As a boy from North Lincolnshire, I just love this photo of a policeman in a police boat taken in 1917. Thanks to Facebook’s Saildream for passing on the shot.
My thanks to Liam Robinson for passing on the link to this video about the openin of a new fish dock to boost Grimsby’s fishing industry.
Digging about on YouTube also reveals the following British Pathé clips.
By the time this pops up, we’ll likely have been singing this at one of our local pubs, not least as a kind of hymn for those at sea tonight. There will be some who are out there either because it’s their duty, of course, and others because they have somehow got caught in the wrong place. . Great good luck to them all.
By the way, the Yorkshire Garland group have an– including a reminder that it was Fiddlers Green songwriter John Conolly who found the old broadside ballad in a library, and the astonishing suggestion that the tune is a re-working of Jingle Bells, which was first popular around the time the balled was written.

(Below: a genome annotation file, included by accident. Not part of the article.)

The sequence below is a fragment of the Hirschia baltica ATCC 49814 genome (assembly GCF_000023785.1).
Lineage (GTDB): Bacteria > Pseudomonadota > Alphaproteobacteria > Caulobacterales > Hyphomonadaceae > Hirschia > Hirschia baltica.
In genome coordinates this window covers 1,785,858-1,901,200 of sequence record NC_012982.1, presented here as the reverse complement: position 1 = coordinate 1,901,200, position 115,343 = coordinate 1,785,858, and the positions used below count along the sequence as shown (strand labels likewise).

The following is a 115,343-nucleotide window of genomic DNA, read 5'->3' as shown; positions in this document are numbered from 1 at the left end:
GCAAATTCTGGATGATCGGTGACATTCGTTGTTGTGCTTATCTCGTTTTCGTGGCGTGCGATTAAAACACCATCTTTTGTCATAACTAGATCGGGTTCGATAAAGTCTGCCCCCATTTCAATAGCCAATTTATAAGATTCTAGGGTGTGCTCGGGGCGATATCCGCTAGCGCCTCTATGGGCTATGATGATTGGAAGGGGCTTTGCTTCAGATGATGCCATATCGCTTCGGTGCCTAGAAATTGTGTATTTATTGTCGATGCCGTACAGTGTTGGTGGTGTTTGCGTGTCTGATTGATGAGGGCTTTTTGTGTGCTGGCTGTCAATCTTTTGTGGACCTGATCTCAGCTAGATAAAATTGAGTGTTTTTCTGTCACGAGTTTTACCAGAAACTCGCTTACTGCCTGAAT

I gather this report appeared in the Hull Times on the 2nd of March, 1889.
‘As day after day passes and no tidings arrive of the missing Grimsby smacks, it is beginning to be realized that the gale of the 9th will prove one of the most disastrous to the Grimsby fishing trade on record. All together nearly a dozen fishing vessels carrying between 60 and 70 hands are missing.
Most of these vessels were only provisioned for 8 or 9 days and many of them have been out now for over a month. Of the safety of 7 of them all hope has now been abandoned.
Portions of the wreck from the Kitten have now been picked up at sea and brought into port, and the British Workman was seen to be reduced to a mere wreck by a heavy sea on the morning of the gale. Many of the men who have been lost leave wives and families and an immense amount of distress will be caused among the fishing population.
‘The total number of vessels lost will, it is feared, be near 15 and between 70 and 80 lives of men and boys.’